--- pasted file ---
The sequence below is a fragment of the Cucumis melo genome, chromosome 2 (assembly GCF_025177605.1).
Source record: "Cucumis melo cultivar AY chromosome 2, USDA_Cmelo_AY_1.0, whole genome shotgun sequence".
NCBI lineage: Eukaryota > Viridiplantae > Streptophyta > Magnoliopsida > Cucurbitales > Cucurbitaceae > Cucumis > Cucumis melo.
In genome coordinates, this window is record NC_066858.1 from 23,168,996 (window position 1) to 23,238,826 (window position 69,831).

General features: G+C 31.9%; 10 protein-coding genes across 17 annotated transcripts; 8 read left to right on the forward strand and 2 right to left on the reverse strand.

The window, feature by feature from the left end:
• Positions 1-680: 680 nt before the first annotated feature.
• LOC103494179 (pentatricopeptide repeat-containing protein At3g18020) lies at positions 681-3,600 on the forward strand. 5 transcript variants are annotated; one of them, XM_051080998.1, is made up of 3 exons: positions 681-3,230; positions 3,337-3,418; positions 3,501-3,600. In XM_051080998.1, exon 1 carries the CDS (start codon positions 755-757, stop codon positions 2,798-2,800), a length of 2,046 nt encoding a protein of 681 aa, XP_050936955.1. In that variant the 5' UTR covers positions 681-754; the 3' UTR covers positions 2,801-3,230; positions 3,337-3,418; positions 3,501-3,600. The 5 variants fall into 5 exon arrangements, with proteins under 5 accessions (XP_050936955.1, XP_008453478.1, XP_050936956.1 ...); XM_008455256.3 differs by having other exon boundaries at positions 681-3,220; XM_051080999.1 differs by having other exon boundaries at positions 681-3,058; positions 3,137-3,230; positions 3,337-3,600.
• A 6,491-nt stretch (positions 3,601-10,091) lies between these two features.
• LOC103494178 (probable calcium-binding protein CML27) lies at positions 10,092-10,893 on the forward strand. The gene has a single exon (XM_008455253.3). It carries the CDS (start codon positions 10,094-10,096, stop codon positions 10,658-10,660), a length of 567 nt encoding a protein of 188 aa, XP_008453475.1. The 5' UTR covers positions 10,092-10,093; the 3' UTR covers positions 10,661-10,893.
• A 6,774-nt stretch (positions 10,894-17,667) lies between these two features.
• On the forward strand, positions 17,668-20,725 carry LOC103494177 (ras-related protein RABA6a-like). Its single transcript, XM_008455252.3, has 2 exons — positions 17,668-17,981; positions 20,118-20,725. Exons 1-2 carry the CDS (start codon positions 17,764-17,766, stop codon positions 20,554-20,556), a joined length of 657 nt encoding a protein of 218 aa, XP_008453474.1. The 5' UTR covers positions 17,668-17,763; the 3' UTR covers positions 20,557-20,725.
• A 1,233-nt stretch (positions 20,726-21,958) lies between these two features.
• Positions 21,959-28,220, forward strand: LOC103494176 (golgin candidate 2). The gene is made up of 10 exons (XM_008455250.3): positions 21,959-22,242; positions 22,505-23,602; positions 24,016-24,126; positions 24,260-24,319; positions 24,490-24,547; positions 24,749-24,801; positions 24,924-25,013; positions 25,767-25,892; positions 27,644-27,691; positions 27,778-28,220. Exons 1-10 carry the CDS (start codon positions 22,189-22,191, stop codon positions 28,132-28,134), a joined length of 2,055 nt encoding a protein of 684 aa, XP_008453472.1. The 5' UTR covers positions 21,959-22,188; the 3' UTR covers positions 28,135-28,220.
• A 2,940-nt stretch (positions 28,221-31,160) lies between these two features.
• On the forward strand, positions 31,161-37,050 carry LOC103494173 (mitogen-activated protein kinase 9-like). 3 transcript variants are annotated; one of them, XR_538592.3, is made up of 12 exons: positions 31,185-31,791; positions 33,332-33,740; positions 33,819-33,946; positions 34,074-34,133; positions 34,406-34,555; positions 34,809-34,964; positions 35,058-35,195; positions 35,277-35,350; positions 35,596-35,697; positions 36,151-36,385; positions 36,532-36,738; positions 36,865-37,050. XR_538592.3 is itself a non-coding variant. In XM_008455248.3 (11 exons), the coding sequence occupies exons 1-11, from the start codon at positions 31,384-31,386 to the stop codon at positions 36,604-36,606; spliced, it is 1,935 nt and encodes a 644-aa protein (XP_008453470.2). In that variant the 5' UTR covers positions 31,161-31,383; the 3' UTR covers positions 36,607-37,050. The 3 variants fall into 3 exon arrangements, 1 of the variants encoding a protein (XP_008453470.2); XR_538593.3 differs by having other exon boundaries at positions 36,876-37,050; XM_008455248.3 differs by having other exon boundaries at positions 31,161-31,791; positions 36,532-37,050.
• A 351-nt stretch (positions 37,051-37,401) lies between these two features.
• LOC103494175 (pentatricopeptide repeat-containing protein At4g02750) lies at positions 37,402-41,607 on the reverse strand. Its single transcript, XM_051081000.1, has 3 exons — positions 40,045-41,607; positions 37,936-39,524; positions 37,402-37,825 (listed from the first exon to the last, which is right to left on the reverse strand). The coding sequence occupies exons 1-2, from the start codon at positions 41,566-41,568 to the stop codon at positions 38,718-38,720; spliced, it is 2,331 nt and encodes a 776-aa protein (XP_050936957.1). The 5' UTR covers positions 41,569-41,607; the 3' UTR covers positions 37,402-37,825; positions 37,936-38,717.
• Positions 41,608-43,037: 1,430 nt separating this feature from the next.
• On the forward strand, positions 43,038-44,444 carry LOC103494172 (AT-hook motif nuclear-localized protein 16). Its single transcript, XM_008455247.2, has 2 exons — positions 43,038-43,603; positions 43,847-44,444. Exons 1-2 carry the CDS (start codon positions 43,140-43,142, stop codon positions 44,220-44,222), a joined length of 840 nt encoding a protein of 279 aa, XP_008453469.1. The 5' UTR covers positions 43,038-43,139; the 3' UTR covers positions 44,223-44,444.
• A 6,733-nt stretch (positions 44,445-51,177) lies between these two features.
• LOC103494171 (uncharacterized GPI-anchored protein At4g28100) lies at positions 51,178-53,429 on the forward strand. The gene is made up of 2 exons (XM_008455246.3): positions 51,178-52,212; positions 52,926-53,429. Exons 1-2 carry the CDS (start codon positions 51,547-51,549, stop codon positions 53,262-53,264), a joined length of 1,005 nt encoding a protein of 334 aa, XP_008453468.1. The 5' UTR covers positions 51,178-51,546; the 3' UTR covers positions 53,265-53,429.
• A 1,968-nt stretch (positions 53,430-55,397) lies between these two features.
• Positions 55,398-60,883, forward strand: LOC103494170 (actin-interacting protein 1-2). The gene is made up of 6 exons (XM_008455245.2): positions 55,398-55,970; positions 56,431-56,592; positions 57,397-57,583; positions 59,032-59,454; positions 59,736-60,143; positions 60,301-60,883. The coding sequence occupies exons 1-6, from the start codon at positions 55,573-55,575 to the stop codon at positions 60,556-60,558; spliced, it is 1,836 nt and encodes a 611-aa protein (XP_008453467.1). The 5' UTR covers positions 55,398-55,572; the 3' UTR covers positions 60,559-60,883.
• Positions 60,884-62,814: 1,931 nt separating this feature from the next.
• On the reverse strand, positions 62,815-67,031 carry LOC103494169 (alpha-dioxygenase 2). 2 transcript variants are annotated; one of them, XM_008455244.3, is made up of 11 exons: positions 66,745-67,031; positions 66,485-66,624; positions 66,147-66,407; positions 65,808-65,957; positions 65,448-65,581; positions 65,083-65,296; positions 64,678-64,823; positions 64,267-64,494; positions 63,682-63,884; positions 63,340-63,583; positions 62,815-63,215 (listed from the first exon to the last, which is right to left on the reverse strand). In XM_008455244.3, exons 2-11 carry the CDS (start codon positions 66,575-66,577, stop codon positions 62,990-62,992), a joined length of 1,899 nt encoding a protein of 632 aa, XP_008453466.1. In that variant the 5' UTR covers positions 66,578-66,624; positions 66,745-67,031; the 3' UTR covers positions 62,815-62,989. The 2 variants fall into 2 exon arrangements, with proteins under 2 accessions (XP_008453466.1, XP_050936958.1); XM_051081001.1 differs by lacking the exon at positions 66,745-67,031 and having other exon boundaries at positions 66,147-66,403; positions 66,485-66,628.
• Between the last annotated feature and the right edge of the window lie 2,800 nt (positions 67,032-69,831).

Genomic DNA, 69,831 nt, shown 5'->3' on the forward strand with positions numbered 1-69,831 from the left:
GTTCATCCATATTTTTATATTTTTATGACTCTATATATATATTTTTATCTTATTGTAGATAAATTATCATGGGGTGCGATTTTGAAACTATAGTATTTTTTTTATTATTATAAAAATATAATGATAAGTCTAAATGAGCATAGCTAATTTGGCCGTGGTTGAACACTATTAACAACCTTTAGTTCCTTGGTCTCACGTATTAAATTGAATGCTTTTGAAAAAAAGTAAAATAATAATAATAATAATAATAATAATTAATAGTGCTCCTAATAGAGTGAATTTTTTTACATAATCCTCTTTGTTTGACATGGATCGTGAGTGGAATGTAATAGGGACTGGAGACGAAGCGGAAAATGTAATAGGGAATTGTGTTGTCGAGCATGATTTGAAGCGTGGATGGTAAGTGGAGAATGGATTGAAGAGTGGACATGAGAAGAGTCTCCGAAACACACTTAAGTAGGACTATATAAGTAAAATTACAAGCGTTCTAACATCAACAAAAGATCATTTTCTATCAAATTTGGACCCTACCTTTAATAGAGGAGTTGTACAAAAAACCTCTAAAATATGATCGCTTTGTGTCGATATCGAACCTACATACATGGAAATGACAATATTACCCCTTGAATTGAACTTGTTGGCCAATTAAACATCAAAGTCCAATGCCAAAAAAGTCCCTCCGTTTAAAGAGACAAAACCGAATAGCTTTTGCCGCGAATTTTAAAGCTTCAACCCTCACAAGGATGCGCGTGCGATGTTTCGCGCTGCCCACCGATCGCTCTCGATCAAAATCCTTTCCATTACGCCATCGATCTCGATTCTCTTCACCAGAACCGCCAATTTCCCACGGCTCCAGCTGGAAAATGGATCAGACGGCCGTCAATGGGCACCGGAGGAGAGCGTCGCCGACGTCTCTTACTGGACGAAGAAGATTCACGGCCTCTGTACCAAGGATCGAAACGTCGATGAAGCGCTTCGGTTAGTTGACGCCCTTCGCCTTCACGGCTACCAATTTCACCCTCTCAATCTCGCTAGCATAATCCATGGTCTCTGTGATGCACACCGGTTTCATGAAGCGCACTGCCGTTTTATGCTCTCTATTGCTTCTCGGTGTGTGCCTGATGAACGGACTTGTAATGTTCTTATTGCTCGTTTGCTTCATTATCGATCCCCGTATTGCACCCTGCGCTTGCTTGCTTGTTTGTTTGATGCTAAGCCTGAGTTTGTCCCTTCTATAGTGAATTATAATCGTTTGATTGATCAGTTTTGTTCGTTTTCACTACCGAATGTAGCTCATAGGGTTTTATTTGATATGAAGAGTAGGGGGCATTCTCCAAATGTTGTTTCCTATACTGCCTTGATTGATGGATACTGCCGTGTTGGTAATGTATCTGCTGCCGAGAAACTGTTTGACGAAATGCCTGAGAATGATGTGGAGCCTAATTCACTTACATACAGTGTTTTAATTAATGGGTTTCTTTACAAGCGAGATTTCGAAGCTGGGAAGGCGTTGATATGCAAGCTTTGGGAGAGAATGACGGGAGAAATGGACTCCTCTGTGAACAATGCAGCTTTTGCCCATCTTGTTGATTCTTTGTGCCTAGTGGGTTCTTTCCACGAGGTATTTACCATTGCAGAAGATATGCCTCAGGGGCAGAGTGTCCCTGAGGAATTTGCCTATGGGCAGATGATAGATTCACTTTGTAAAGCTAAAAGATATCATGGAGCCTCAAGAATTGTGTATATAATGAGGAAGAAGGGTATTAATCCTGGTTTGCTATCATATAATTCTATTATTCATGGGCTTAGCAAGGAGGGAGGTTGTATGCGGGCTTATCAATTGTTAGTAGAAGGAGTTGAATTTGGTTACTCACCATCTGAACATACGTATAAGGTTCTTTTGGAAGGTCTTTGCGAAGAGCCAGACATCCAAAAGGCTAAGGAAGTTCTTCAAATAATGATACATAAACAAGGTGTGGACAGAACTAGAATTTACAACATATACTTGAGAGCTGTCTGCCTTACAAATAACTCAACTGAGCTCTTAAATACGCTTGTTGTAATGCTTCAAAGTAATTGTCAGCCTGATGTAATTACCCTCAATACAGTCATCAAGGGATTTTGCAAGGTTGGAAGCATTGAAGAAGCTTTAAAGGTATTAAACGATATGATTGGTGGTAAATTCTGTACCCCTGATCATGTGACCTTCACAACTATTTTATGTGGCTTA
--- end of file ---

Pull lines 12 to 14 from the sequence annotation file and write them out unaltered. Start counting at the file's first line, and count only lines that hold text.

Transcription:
• On the forward strand, positions 17,668-20,725 carry LOC103494177 (ras-related protein RABA6a-like). Its single transcript, XM_008455252.3, has 2 exons — positions 17,668-17,981; positions 20,118-20,725. Exons 1-2 carry the CDS (start codon positions 17,764-17,766, stop codon positions 20,554-20,556), a joined length of 657 nt encoding a protein of 218 aa, XP_008453474.1. The 5' UTR covers positions 17,668-17,763; the 3' UTR covers positions 20,557-20,725.
• A 1,233-nt stretch (positions 20,726-21,958) lies between these two features.
• Positions 21,959-28,220, forward strand: LOC103494176 (golgin candidate 2). The gene is made up of 10 exons (XM_008455250.3): positions 21,959-22,242; positions 22,505-23,602; positions 24,016-24,126; positions 24,260-24,319; positions 24,490-24,547; positions 24,749-24,801; positions 24,924-25,013; positions 25,767-25,892; positions 27,644-27,691; positions 27,778-28,220. Exons 1-10 carry the CDS (start codon positions 22,189-22,191, stop codon positions 28,132-28,134), a joined length of 2,055 nt encoding a protein of 684 aa, XP_008453472.1. The 5' UTR covers positions 21,959-22,188; the 3' UTR covers positions 28,135-28,220.